The SAL1 gene was amplified from A. thaliana, ecotype Col-0, cDNA (Arabidopsis Biological Resource Center, USA). PCR was performed with Velocity DNA polymerase (Bioline, USA) using the sal1_F and sal1_R primers (Table S1), which were designed on the U40433.1 sequence (Genebank). The amplified fragment was cloned into the pENTR D-TOPO plasmid, using the pENTR Directional TOPO Cloning kit and Escherichia coli TOP10 (both Invitrogen, USA). The sequence of the resulting pENTR::Sal1 plasmid was verified by Macrogene Inc. (Korea). Nucleotide sequence coding for mSAL1 (Table S2) was adapted for codon use in A. thaliana (Cherry, 1992) and ordered in pDONR221 (Invitrogen, USA) at GenScript (USA). Using Gateway LR Clonase II Enzyme Mix (Invitrogen, USA), the SAL1 and mSAL1 genes were cloned into the destination plasmid, pMDC32 [30] for gene overexpression in the plants, driven by the 35S promotor. The resulting vectors pMDC32::Sal1 and pMDC32::mSal1 were selected in OmniMAX T1 Phage-Resistant E. coli (Invitrogen, USA) and transformed into ElectroMAX Agrobacterium tumefaciens LBA4404 (Invitrogen, USA). A. thaliana plants of ecotype Col-0 were transformed by the floral dip method [31], and surface-sterilised seeds of the transformants were selected on Murashige-Skoog medium supplemented with hygromycin. The plants were self-pollinated and the next generation seeds (T2) were collected to grow the plants for the analysis of the transgene expression levels and for the physiological studies.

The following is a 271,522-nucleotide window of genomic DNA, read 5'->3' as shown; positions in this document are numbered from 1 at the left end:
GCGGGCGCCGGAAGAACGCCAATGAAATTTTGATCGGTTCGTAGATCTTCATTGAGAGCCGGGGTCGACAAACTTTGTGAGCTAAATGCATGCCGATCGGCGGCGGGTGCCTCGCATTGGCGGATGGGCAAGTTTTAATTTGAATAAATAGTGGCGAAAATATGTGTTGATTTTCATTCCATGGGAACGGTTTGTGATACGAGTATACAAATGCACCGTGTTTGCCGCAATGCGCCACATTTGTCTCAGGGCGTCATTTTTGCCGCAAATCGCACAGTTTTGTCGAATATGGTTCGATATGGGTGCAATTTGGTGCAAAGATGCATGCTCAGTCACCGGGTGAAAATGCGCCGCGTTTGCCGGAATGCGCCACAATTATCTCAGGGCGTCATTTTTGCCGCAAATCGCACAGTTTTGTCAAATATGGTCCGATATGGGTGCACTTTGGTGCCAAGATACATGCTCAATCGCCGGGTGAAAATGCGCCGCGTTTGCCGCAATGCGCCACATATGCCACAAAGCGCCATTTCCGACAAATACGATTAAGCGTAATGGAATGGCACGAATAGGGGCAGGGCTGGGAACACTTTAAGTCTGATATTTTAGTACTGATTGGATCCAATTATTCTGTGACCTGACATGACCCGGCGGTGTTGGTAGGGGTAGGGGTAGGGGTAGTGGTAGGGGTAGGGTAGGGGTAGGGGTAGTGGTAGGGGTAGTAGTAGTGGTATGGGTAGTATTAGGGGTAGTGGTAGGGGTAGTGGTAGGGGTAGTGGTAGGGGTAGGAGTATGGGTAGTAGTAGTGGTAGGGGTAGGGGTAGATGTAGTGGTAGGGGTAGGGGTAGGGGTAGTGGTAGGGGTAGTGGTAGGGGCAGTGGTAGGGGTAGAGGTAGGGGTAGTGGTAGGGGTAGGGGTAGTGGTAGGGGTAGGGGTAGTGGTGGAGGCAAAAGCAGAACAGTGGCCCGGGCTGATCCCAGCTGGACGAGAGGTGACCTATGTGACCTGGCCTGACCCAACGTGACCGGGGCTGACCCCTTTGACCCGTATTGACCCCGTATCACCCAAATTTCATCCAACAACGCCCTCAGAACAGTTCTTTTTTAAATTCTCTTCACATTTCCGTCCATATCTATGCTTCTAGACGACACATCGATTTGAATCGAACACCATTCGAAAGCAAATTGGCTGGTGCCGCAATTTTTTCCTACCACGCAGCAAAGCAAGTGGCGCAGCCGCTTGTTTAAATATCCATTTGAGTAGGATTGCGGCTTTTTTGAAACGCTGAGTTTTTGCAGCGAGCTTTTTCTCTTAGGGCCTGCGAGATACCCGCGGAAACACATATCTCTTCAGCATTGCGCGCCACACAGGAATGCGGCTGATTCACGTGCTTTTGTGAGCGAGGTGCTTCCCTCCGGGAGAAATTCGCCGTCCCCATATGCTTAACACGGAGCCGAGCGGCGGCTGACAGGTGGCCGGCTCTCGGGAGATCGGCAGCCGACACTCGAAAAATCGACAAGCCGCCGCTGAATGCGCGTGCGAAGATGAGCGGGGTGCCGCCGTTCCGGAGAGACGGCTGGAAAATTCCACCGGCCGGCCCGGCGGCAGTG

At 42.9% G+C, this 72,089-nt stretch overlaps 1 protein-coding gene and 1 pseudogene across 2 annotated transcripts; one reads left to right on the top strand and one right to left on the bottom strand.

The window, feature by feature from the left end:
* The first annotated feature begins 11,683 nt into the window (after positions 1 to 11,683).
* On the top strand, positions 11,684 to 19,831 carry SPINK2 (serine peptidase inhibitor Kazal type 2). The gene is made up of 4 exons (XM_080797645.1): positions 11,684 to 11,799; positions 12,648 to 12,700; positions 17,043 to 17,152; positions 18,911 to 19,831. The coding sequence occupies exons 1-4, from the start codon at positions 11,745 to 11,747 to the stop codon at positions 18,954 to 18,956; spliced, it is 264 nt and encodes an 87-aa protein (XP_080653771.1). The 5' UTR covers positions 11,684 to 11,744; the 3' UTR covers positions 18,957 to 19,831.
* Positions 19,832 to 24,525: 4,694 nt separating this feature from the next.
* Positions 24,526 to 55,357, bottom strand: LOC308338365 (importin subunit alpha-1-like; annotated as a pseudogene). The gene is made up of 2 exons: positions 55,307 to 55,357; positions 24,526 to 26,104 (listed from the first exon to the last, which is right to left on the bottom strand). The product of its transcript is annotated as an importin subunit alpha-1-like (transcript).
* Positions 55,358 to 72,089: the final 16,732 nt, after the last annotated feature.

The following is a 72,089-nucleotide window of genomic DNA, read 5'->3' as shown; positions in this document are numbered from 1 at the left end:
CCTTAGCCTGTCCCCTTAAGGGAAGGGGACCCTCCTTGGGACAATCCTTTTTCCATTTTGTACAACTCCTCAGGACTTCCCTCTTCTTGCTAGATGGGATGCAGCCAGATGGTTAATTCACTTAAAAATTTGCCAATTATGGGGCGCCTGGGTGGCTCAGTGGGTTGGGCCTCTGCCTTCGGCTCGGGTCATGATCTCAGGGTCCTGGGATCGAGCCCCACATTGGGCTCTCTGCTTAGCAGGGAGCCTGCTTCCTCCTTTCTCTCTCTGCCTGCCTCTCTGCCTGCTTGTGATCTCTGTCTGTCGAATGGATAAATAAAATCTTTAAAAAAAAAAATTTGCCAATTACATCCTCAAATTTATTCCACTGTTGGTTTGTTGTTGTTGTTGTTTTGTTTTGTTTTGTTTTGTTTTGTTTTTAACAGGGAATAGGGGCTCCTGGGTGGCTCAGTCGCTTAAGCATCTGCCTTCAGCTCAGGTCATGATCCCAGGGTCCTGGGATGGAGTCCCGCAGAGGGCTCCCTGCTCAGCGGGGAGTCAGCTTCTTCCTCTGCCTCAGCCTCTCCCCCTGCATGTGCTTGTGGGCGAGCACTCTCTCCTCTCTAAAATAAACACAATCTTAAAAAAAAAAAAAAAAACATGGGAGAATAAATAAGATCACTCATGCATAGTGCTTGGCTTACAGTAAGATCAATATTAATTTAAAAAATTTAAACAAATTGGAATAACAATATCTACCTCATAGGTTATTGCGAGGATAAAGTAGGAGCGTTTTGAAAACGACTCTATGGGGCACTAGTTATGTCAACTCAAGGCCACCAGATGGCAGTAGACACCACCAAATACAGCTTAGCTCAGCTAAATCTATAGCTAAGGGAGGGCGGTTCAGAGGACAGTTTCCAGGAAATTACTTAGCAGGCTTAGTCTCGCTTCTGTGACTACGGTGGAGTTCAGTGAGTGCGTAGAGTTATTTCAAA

Functional expression of Hal2 homologues in S. cerevisiae, and salt-tolerance assays

For the expression of the HAL2 homologues in S. cerevisiae, the corresponding open-reading frames were amplified from A. pullulans gDNA or the pENTR::Sal1 and pDONR221::mSal1 plasmids, using the following primer sets (Table S1): for ApHAL2, primers aphal2_F and aphal2_R, containing EcoRI and BamHI restriction sites, respectively; for SAL1 and mSAL1, primers sal1_sc_F and sal1_sc_R, containing SmaI and KpnI restriction sites, respectively. For the control expression, HAL2 was also amplified from S. cerevisiae gDNA using the primers hal2_F and hal2_R, containing SmaI and KpnI restriction sites, respectively. The resulting products were cloned into EcoRI/BamHI or SmaI/KpnI sites of the low-copy-number plasmid pRD53 (CEN, ARS, URA3, GAL1/10 promoter, AmpR), providing the plasmids pRD53::ApHAL2, pRD53::SAL1, pRD53::mSAL1 and pRD53::HAL2. The cloned ApHAL2 and HAL2 sequences were verified by sequencing (Macrogen Inc., Korea). Codon usage of the A. thaliana homologue gene SAL1 and its modified version mSAL1 was not optimised for S. cerevisiae.